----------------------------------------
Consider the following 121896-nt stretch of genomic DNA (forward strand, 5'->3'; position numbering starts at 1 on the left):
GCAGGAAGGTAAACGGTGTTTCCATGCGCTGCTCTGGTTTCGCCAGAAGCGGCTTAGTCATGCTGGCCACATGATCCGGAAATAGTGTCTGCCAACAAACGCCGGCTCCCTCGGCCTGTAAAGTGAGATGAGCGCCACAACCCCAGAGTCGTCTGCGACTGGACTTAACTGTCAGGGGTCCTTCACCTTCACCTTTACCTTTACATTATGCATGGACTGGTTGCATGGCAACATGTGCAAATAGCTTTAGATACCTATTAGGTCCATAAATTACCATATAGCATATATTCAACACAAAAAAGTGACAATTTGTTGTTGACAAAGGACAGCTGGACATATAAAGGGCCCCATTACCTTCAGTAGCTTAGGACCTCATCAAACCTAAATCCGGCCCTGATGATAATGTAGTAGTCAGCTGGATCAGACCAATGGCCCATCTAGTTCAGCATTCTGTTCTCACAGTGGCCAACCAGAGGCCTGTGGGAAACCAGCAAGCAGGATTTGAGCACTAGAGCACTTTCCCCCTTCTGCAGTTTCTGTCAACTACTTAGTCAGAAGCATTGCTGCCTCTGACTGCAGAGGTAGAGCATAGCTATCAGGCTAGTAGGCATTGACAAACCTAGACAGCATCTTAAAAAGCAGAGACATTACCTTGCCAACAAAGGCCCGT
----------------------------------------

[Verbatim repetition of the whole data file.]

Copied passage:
Consider the following 121896-nt stretch of genomic DNA (forward strand, 5'->3'; position numbering starts at 1 on the left):
GCAGGAAGGTAAACGGTGTTTCCATGCGCTGCTCTGGTTTCGCCAGAAGCGGCTTAGTCATGCTGGCCACATGATCCGGAAATAGTGTCTGCCAACAAACGCCGGCTCCCTCGGCCTGTAAAGTGAGATGAGCGCCACAACCCCAGAGTCGTCTGCGACTGGACTTAACTGTCAGGGGTCCTTCACCTTCACCTTTACCTTTACATTATGCATGGACTGGTTGCATGGCAACATGTGCAAATAGCTTTAGATACCTATTAGGTCCATAAATTACCATATAGCATATATTCAACACAAAAAAGTGACAATTTGTTGTTGACAAAGGACAGCTGGACATATAAAGGGCCCCATTACCTTCAGTAGCTTAGGACCTCATCAAACCTAAATCCGGCCCTGATGATAATGTAGTAGTCAGCTGGATCAGACCAATGGCCCATCTAGTTCAGCATTCTGTTCTCACAGTGGCCAACCAGAGGCCTGTGGGAAACCAGCAAGCAGGATTTGAGCACTAGAGCACTTTCCCCCTTCTGCAGTTTCTGTCAACTACTTAGTCAGAAGCATTGCTGCCTCTGACTGCAGAGGTAGAGCATAGCTATCAGGCTAGTAGGCATTGACAAACCTAGACAGCATCTTAAAAAGCAGAGACATTACCTTGCCAACAAAGGCCCGT